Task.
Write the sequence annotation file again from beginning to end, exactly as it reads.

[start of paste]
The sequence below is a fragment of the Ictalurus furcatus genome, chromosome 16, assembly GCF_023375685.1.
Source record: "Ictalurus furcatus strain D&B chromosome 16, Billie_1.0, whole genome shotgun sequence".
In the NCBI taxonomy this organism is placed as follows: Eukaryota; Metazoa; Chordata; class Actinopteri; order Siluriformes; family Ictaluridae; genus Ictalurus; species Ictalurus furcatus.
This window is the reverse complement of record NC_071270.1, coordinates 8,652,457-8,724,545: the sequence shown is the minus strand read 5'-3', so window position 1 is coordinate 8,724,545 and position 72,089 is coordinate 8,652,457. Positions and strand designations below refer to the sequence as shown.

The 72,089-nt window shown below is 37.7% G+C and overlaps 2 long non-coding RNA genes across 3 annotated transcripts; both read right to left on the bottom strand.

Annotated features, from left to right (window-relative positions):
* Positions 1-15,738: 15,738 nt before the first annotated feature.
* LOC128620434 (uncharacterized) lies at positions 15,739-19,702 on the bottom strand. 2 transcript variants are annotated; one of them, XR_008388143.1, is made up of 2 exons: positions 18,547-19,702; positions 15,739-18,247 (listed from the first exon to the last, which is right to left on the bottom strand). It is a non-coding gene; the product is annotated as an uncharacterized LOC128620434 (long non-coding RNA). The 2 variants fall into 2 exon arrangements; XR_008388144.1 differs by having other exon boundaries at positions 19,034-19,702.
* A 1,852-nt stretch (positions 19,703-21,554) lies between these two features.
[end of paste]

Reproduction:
The sequence below is a fragment of the Ictalurus furcatus genome, chromosome 16, assembly GCF_023375685.1.
Source record: "Ictalurus furcatus strain D&B chromosome 16, Billie_1.0, whole genome shotgun sequence".
In the NCBI taxonomy this organism is placed as follows: Eukaryota; Metazoa; Chordata; class Actinopteri; order Siluriformes; family Ictaluridae; genus Ictalurus; species Ictalurus furcatus.
This window is the reverse complement of record NC_071270.1, coordinates 8,652,457-8,724,545: the sequence shown is the minus strand read 5'-3', so window position 1 is coordinate 8,724,545 and position 72,089 is coordinate 8,652,457. Positions and strand designations below refer to the sequence as shown.

The 72,089-nt window shown below is 37.7% G+C and overlaps 2 long non-coding RNA genes across 3 annotated transcripts; both read right to left on the bottom strand.

Annotated features, from left to right (window-relative positions):
* Positions 1-15,738: 15,738 nt before the first annotated feature.
* LOC128620434 (uncharacterized) lies at positions 15,739-19,702 on the bottom strand. 2 transcript variants are annotated; one of them, XR_008388143.1, is made up of 2 exons: positions 18,547-19,702; positions 15,739-18,247 (listed from the first exon to the last, which is right to left on the bottom strand). It is a non-coding gene; the product is annotated as an uncharacterized LOC128620434 (long non-coding RNA). The 2 variants fall into 2 exon arrangements; XR_008388144.1 differs by having other exon boundaries at positions 19,034-19,702.
* A 1,852-nt stretch (positions 19,703-21,554) lies between these two features.